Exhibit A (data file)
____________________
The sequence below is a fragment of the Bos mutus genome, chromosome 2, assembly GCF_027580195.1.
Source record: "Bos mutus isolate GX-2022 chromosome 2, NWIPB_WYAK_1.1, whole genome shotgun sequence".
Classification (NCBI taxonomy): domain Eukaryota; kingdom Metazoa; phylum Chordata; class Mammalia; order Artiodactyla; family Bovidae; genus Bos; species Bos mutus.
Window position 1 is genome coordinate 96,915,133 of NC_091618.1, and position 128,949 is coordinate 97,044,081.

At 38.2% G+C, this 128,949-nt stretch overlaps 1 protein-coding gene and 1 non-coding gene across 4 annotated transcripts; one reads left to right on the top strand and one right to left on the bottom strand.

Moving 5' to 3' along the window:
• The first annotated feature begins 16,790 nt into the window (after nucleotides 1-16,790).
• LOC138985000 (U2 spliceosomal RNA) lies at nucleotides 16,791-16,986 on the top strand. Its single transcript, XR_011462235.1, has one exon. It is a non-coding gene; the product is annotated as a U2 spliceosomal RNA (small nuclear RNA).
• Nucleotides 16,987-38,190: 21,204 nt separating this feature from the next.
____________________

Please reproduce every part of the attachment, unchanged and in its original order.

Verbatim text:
The sequence below is a fragment of the Bos mutus genome, chromosome 2, assembly GCF_027580195.1.
Source record: "Bos mutus isolate GX-2022 chromosome 2, NWIPB_WYAK_1.1, whole genome shotgun sequence".
Classification (NCBI taxonomy): domain Eukaryota; kingdom Metazoa; phylum Chordata; class Mammalia; order Artiodactyla; family Bovidae; genus Bos; species Bos mutus.
Window position 1 is genome coordinate 96,915,133 of NC_091618.1, and position 128,949 is coordinate 97,044,081.

At 38.2% G+C, this 128,949-nt stretch overlaps 1 protein-coding gene and 1 non-coding gene across 4 annotated transcripts; one reads left to right on the top strand and one right to left on the bottom strand.

Moving 5' to 3' along the window:
• The first annotated feature begins 16,790 nt into the window (after nucleotides 1-16,790).
• LOC138985000 (U2 spliceosomal RNA) lies at nucleotides 16,791-16,986 on the top strand. Its single transcript, XR_011462235.1, has one exon. It is a non-coding gene; the product is annotated as a U2 spliceosomal RNA (small nuclear RNA).
• Nucleotides 16,987-38,190: 21,204 nt separating this feature from the next.